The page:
Londonderry or Derry was the scene of a lot of internecine strife during “The Troubles” between the Loyalists and the IRA.The only more signs of it now are the painted (actually, repainted) wall posters – the size of houses – in the Bogside district and some bullet and bomb blast scars on a few buildings. You’ll also see some security fences that date back to that time.
One of the best ways to shoot these huge wall posters is to walk around the city walls (on the battlements) and use a long lens to bring the paintings in. It’s also a great way to explore Derry. A mid-morning shoot provided good light and the central area within the walls is quite small, so orienting yourself is relatively easy.
Don’t miss the stained glass windows in the Guildhall (just outside Shipquay Gate). Go inside and be careful not to overexpose – I used a -1 EV compensation but YMMV.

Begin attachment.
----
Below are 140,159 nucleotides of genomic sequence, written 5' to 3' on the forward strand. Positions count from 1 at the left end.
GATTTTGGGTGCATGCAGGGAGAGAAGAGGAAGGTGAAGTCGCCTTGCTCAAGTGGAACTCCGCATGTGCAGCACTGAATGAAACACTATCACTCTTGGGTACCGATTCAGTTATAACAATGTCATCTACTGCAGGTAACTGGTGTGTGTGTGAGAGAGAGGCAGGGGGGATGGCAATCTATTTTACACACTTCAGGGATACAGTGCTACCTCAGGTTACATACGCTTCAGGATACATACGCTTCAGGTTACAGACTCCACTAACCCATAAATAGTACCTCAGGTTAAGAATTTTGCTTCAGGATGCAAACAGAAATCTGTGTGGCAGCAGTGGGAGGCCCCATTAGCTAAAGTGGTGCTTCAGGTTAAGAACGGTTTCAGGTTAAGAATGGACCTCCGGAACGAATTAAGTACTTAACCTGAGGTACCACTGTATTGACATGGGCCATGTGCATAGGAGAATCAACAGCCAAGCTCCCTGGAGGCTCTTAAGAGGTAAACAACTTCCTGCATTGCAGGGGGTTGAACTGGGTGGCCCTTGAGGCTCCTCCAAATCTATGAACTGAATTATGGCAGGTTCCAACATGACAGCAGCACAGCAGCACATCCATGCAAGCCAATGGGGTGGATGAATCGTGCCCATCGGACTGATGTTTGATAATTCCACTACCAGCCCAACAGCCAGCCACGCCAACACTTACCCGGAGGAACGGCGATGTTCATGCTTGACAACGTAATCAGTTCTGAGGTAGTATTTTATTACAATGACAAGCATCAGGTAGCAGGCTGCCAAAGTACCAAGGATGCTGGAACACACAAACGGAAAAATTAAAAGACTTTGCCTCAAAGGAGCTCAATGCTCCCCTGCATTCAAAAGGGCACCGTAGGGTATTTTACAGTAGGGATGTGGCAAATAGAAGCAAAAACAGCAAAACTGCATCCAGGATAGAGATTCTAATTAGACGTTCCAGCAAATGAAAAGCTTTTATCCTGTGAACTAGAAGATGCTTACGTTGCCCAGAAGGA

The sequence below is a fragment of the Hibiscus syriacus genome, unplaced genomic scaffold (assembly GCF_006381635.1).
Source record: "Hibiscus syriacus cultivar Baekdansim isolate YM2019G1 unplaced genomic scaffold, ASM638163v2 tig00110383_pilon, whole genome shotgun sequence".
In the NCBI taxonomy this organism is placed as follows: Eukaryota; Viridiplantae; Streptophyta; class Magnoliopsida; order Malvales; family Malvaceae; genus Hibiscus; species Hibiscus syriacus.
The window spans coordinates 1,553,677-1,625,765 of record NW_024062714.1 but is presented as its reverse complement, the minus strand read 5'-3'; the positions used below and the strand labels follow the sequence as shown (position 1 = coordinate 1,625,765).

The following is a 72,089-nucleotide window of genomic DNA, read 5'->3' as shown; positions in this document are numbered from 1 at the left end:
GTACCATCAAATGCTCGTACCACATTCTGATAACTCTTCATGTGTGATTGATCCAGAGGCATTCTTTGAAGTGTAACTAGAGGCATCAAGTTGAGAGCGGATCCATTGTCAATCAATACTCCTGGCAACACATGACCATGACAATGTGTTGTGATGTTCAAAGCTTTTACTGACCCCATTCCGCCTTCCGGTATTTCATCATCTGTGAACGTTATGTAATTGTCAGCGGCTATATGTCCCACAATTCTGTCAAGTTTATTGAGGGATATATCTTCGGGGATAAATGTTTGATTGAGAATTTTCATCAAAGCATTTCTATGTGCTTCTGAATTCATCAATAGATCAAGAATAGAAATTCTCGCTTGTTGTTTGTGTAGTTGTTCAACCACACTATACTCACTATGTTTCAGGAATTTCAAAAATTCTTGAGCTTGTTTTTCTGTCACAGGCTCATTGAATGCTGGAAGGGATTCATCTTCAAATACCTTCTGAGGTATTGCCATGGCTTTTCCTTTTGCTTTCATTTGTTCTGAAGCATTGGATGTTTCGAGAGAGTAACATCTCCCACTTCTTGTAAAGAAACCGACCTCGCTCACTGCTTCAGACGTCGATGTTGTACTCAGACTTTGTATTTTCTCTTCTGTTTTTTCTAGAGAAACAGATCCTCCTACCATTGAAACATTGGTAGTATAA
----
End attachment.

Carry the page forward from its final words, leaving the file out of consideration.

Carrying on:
I had relatively limited time in Derry, but you could easily spend a day there and find plenty to shoot, even on a superficial level.
Donegal is a pleasant place for a brief stop, around lunch, as there are plenty of places to eat (try the Abbey Hotel coffee shop and the Donegal special sandwich, with prawns and smoked salmon). You can visit the castle, but be sure to walk down by the river behind the castle for some interesting shots (and a bit of peace and quiet!).
The grave of the renowned Irish poet, W.B. Yeats, is a simple and somewhat unspectacular grave next to the church in Drumcliff. Yeats wanted to be buried “under Ben Bulben….”, but actually this bulky, flat-topped mounain looks better before you get to Drumcliff, if you’re coming from Donegal; its great green upward sweeps are specially impressive. Outside the churchyard is a statue of a squatting man, crouching over an inscription from a poem by Yeats, “…tread quietly, for you tread on my dreams”. Tricky shot, I stood on a bench and used an ultra-wide angle, maybe a partial would be better.Leave me a comment below to share your thoughts with me.